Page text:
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I don’t think it is a stretch to say that all women in our culture are aware of the expectation that women need to be attractive.

We are supposed to be thin, young and wear makeup.

“Beauty Sick,” by Renee Engeln, backs this innate knowledge up with research by the author. While you have likely already considered some of the topics she discusses, other sections offer some surprising ways to combat this cultural poison.

She sprinkles the book with interviews with women from a variety of perspectives. Some of these women are starting on the journey of self-acceptance while some accept their appearance fully, but all are insightful. Some have battled eating disorders, some have families who harshly judged their appearance.

The women interviewed are a range of ages, races and body types. They usually discuss the first time they became aware of societal pressures to look a certain way, often quite young, and how that changed their feelings about themselves.

These interviews keep the book from becoming bogged down in research results and offer a more personal take on the subject.

The media features strongly in the book. Americans are bombarded daily with reminders of unattainable beauty goals for women, and it definitely affects our feelings about our bodies.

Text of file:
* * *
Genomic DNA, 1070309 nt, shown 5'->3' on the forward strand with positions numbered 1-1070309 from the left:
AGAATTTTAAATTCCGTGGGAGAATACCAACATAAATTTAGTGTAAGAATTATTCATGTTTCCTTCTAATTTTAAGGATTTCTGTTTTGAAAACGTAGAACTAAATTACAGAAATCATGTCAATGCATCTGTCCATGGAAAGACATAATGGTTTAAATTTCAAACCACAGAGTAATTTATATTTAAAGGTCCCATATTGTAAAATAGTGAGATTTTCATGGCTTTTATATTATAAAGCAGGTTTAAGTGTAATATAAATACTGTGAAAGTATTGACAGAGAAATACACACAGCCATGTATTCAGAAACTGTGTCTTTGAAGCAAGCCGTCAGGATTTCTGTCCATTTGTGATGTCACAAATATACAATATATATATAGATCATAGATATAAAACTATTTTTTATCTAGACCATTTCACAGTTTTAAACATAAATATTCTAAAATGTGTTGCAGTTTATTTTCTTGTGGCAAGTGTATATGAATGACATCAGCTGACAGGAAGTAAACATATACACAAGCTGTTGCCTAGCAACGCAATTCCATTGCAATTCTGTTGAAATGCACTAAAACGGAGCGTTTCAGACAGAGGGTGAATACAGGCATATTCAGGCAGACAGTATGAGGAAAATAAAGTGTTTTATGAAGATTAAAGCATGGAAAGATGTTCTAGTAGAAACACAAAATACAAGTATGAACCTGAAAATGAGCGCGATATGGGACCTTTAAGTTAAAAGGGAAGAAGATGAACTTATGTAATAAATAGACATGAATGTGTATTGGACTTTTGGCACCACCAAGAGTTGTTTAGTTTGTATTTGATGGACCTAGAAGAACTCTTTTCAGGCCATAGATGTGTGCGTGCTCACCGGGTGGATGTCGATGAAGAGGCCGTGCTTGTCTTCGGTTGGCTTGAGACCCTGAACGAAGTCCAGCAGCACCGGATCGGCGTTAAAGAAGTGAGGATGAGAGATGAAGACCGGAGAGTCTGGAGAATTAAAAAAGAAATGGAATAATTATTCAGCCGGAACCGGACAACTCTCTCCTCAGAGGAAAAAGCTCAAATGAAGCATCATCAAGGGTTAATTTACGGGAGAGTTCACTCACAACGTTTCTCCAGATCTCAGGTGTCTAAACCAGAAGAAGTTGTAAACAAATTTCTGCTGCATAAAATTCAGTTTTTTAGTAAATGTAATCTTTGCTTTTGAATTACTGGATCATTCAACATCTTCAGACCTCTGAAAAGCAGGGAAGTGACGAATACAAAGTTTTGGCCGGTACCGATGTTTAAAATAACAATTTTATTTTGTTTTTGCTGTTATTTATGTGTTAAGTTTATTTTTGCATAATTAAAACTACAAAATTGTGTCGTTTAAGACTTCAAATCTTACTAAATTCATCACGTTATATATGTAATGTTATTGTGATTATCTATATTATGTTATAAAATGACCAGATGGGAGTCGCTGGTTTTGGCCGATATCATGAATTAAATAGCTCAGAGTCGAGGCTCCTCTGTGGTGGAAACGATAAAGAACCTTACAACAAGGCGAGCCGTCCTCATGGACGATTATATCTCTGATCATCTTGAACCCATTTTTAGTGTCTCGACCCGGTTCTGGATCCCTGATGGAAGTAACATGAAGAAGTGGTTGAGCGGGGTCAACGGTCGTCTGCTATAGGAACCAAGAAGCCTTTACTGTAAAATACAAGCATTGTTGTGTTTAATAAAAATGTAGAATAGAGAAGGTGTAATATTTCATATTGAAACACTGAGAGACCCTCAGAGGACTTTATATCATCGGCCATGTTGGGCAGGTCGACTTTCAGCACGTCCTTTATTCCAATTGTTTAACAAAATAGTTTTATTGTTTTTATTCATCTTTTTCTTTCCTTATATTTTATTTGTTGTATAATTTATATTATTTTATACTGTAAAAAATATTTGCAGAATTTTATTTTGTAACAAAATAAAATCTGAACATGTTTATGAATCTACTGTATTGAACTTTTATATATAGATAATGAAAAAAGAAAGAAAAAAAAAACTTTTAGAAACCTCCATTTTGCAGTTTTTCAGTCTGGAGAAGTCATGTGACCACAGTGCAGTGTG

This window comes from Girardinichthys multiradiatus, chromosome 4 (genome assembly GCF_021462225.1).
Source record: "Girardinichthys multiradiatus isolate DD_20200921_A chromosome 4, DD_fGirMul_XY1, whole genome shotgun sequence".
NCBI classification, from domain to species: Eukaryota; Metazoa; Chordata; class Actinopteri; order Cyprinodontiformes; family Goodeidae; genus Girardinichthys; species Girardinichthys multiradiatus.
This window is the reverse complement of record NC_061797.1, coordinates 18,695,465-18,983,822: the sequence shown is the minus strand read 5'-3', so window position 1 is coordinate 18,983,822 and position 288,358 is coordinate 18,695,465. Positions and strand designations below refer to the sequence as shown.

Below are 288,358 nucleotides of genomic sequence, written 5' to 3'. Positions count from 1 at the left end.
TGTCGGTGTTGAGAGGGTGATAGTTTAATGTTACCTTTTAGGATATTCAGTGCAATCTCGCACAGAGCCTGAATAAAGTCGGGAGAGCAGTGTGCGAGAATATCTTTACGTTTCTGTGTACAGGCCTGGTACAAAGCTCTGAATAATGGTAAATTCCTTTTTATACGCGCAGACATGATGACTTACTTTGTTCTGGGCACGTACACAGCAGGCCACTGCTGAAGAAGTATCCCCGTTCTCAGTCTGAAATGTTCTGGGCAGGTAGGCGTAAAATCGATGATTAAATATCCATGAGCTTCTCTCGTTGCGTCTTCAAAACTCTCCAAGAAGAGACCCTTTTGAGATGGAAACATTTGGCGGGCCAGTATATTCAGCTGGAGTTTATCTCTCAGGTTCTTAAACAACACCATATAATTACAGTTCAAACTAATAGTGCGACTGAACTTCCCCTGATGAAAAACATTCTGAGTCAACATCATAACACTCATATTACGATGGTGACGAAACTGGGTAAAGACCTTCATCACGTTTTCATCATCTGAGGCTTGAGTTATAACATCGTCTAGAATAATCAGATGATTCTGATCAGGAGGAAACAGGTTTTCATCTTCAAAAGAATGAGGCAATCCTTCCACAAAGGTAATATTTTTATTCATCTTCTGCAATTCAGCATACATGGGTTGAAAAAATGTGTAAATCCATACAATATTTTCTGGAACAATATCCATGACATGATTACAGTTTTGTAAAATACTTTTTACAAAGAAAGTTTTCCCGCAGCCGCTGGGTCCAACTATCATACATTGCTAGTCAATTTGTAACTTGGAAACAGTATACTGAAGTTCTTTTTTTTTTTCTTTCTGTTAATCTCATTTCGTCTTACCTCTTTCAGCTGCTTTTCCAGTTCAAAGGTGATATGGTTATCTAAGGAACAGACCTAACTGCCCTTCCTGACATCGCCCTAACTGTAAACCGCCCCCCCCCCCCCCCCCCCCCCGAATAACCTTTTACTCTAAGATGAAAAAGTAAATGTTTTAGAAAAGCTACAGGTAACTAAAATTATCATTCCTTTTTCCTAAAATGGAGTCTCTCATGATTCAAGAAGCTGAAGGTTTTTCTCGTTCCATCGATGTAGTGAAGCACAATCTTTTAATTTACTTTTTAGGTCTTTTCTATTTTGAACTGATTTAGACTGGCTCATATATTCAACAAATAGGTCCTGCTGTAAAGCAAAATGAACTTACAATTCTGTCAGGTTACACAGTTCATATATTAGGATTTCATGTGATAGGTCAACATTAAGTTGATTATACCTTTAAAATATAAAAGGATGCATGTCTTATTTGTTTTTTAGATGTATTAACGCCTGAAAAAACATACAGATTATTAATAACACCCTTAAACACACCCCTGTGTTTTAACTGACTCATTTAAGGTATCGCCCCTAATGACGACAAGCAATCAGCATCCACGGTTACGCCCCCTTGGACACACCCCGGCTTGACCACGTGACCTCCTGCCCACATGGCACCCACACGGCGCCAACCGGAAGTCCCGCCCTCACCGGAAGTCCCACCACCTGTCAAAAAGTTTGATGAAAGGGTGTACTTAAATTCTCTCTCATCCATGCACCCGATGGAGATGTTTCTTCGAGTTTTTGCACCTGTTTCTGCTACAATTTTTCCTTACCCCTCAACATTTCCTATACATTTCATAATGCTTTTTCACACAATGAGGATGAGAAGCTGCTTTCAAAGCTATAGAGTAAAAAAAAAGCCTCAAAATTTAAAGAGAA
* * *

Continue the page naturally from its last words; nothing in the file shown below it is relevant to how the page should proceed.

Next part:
Ninety percent of cosmetic surgery is done on women. Ninety percent of eating disorders are suffered by women. Less than 3 percent of American women are underweight, but 33 percent of female characters on television are underweight. Over 80 percent of models in print are underweight, and 20 percent of models are so underweight that they meet the criterion for anorexia.

These images of highly unusual women’s bodies are presented as the norm. Viewing these images, even by those women who are fully aware of how skewed they are, makes women feel worse about their own bodies.

According to Engeln’s research, the only effective means of combating these feelings is to limit your exposure to these outliers of women’s bodies.

One inspirational study she conducts asked women to write a letter to their bodies as an unconditional best friend. She shares several of these tender and inspirational letters from women who voice their appreciation for all that their bodies do and have done and encourage themselves to be less harsh about their own appearance.

The women were tested after this exercise, and it had, unsurprisingly, positively impacted how they felt about their bodies.

Another suggestion she had was to both limit internal negative talk about your body and not engage in talking about the bodies of other women.

There’s a famous scene in the movie “Mean Girls” where the girls stand around a mirror complaining about the minor things they don’t like about how they look. Sadly, it’s a scene many women could relate to.

So if you need a research-based cheerleader on the road to recognizing our culturally reinforced beauty sickness and combating it head-on … this book will help!

Rachel Vellenga is a youth-services librarian at The Urbana Free Library. She loves reading (surprise!), working with families and international travel, and is pretty handy with scissors and construction paper.

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